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This book is concerned with describing, analyzing, and discussing topical problems in the mechanics
of advanced composite materials and structural elements whose mechanical properties are controlled
by high-strength and/or high-stiffness continuous fibers embedded in a polymeric, metal, or ceramic
matrix. Although the idea of combining two or more components to produce materials with controlled properties has been known and used from time immemorial, modern composites have been developed only over the last five or six decades and now have widespread applications in many different fields of engineering, but are of particular importance in aerospace structures for which high strength-to-weight and stiffness-to-weight ratios are required.


Due to these widespread existing and potential applications, composite technology has been
developed very intensively over recent decades, and there exist publications that cover anisotropic
elasticity, mechanics of composite materials, design, analysis, fabrication, and application of composite structures. A particular feature of this book, which distinguishes it from the existing publications, is that it addresses a wide range of advanced problems in the mechanics of composite materials, such as the  physical statistical aspects of fiber strength, stress diffusion in composites with damaged fibers, nonlinear elasticity, plasticity and creep of composite materials, hybrid and two-matrix composites, spatial fibrous structures, tensor strength criteria, progressive failure, and environmental and manufacturing effects, as well as the traditional basic composite material mechanics.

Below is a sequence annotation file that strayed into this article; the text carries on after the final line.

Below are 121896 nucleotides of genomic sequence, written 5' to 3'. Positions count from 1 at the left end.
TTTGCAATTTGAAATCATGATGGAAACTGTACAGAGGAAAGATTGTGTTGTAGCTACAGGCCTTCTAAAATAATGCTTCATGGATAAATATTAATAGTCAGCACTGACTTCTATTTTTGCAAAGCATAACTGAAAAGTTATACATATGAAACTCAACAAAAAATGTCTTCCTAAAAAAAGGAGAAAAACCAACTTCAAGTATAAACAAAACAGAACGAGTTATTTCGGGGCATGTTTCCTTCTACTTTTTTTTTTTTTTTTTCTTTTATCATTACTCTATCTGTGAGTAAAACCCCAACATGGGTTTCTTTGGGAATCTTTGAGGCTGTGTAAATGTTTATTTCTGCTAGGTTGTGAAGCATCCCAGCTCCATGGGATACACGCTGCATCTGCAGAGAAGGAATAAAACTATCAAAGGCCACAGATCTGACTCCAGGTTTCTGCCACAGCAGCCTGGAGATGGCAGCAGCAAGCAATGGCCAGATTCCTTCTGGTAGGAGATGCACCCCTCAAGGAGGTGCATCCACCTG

In addition to classical lamination theory and its application to beams and plates, this book covers the problems of consistency of non-classical theories, buckling and postbuckling behavior of symmetrically and nonsymmetrically laminated plates, and applied theories of composite cylindrical shells. Since the advantages of composite materials are best demonstrated by the optimal fibrous structures, we have particularly addressed the issues of optimality criteria and the analysis of the most significant optimal composite structures: filament-wound pressure vessels, rotating disks, and lattice cylindrical shells.


The authors of this book are experienced designers of composite structures who over the last 40 years have been involved in practically all the main Russian projects in composite technology. This experience has led us to carefully select the problems addressed in our book, which can be referred to as material problems challenging design engineers. Our discussions are illustrated with composite parts and structures designed and built within the frameworks of these projects.